I’m lucky to be part of a campus that has a vibrant array of social justice student groups who are peacefully and positively protesting JFA’s presence on campus. We’ll be wearing t-shirts with positive messages to show our support of reproductive justice. There will also be a human tunnel to help folks get across the plaza without being harassed, triggered, or shamed by members of JFA.  I’m so glad there are proactive groups filled with such smart, brave, and compassionate students on my campus!

SURJ shirt making

Madelaine and Justin make pro-uterus shirts.

This year, and every year, I find myself wishing anti-abortionists cared as much about the children who are already alive as they do about fetuses.  If all that energy and misguided compassion were directed at living-in-the-world humans, can you imagine how incredible our world would be? There is so much poverty and inequity in our country already. There are kids who don’t have access to basic resources. I wish we could stop fighting about whether or not we’re capable of making informed decisions about our bodies (we are!!!) and start making informed decisions about improving conditions for the people who are already here.

SURJ Shirts

Madelaine, Abigail, Lydia, and cuterus shirts!

We formed a ‘cuterus’ girl gang- why not add some body positivity into the mix? My cuterus ended up looking like a bunny. I’m going with it. Your morals, opinions, and legislations can hop right on out of my uterus!

Education as Activism

There seems to be a trend of really smart and talented young women adamantly denying the importance of feminism and strongly disassociating with the word ‘feminist’. Then, we land ourselves in a Women’s Studies course in college and it seems like our whole world explodes. Suddenly everything makes sense! All our self-hatred, insecurity, fake friendships, and unstable relationships make sense because we finally understand the system we’re operating in. If an Introduction to Women’s and Gender Studies course was required in the same way that First Year Composition is required, I really believe our campuses would be much safer, smarter, progressive places. But what about the folks who don’t want to or aren’t able to attend college? What about the folks who don’t ever find themselves in a Women’s Studies course? What if gender justice education could start earlier?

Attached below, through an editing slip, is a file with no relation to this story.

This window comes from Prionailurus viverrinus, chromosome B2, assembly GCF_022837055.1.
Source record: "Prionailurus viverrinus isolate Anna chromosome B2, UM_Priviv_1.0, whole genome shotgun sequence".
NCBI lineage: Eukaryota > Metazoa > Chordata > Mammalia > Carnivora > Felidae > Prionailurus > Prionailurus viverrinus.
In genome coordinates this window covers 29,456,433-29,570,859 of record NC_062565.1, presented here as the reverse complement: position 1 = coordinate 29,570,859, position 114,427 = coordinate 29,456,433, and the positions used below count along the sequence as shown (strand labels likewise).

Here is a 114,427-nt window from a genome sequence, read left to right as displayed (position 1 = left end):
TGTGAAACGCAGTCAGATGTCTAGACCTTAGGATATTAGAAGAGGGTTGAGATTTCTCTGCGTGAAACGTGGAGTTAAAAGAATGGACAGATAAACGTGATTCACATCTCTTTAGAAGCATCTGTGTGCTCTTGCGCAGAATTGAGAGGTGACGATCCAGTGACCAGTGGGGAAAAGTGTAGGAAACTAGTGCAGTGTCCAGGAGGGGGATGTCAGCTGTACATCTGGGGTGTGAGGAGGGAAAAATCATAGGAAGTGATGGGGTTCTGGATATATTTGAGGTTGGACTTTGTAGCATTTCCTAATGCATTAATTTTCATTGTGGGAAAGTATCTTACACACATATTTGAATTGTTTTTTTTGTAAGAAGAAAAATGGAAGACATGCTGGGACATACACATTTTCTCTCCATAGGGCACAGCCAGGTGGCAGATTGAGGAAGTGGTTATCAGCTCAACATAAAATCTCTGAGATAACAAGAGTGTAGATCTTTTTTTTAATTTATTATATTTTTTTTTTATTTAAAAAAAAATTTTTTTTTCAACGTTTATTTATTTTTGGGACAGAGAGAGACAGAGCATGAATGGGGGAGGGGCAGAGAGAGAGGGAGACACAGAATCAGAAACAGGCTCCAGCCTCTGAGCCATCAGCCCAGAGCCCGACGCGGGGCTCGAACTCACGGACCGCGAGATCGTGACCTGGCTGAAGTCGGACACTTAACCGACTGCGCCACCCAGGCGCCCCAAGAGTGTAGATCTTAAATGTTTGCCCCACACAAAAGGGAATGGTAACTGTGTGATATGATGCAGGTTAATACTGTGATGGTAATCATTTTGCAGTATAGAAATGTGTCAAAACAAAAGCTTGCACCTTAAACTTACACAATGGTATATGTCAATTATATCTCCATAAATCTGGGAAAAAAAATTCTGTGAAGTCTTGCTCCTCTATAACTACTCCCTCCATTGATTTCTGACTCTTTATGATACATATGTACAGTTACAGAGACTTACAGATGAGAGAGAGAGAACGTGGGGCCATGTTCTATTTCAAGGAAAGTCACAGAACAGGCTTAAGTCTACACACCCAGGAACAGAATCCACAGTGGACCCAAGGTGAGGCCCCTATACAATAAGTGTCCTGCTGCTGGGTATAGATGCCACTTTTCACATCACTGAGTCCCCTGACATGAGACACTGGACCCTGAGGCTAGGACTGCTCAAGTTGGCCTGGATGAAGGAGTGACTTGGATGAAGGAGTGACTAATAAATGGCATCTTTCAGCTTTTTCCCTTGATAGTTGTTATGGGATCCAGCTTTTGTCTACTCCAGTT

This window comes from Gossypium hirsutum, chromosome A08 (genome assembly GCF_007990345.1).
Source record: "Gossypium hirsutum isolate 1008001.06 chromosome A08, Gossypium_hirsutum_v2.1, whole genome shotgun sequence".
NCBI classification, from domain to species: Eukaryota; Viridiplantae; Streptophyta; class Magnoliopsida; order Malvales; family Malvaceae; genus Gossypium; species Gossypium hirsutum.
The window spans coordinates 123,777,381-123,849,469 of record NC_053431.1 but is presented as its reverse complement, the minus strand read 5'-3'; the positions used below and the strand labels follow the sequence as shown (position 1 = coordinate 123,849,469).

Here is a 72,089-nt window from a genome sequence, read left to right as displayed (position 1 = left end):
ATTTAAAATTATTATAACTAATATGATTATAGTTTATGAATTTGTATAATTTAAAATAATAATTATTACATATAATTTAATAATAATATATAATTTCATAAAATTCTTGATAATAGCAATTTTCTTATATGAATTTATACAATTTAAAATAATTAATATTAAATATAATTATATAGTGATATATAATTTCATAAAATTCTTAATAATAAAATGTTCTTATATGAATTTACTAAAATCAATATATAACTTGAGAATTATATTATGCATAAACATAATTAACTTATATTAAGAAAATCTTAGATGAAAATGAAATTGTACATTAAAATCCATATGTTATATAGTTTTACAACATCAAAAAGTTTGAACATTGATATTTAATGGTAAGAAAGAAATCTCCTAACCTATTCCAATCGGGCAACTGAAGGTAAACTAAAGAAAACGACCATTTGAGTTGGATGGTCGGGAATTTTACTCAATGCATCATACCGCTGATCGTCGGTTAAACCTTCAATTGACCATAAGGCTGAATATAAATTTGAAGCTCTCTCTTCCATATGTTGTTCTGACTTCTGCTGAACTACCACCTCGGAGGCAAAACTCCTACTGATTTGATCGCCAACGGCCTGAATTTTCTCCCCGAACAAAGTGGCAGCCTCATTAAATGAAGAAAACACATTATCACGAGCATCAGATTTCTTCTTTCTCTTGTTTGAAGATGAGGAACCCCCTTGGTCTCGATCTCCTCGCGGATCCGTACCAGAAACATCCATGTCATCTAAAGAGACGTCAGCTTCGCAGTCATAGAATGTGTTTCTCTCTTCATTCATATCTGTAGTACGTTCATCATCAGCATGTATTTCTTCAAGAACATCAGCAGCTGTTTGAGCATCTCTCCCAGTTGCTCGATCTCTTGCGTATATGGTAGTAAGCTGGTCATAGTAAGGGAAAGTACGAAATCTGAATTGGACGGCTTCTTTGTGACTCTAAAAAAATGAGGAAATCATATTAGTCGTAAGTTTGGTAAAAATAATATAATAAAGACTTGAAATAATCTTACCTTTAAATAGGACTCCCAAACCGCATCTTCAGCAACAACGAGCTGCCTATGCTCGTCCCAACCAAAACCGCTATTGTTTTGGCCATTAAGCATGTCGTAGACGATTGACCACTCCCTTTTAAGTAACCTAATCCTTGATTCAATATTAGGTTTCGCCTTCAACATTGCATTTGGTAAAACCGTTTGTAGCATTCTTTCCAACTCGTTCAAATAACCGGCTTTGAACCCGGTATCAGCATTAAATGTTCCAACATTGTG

My primary, middle, and high school experiences would have been infinitely improved if someone had explained the basics of gender roles to me. When we don’t understand how our society functions, it’s hard to understand why things like girl hate and slut shaming are wrong. We’re taught that it’s just the way things are. Girls are jealous, competitive, and hate other girls! Anyone having sex is a depraved slut! This toxic environment (especially pitting young women against each other) hurts all of us and contributes to rape culture. Recent media attention around the Steubenville rape trial and the truly tragic suicides of rape victims who are blamed and harassed clearly showcase the need for education. If you can handle it, do a quick Google search for ‘slut shaming suicides’. It happens all the time. We need to teach other about what victim blaming is and why it happens. We need to learn about sex and especially about consent. Lack of education is literally killing us.

This is why young feminism is so important. Adult feminists spend lots of time talking about politics and laws, and that’s incredible! We need that! But our thoughts, ideas, and life philosophies are profoundly shaped in our youth. It’s hard to make decisions about what you believe in and who you want to be when you’re only given one example, one message, and one way to be. We need to change the dominant narratives that shape our society. Young feminists are in a great position to do that. I think about this constantly, so I was incredibly excited to find an article in The Star about a group of five young women who are bringing gender studies courses to high schools in Ontario.

The Miss G Project for Equity in Education is an awesome, totally inspiring example of activism. Too often, we end up talking about problems and injustices without getting anywhere. Activism is difficult, and progress is often snail-speed. But it’s the vital second step to talking about problems. If we keep telling each other things are bad but don’t do anything to make things good, we won’t get anywhere. When we make a plan and stick with it, even if it takes eight years (!), then we’ll see big things start to happen. Talking is an essential first step, and I don’t mean to belie its importance. This whole blog is a lot more talking than doing, because educating ourselves is an important kind of activism. If we don’t know what’s happening or why it’s happening, we can’t do anything to change it. That’s the premise of The Miss G Project!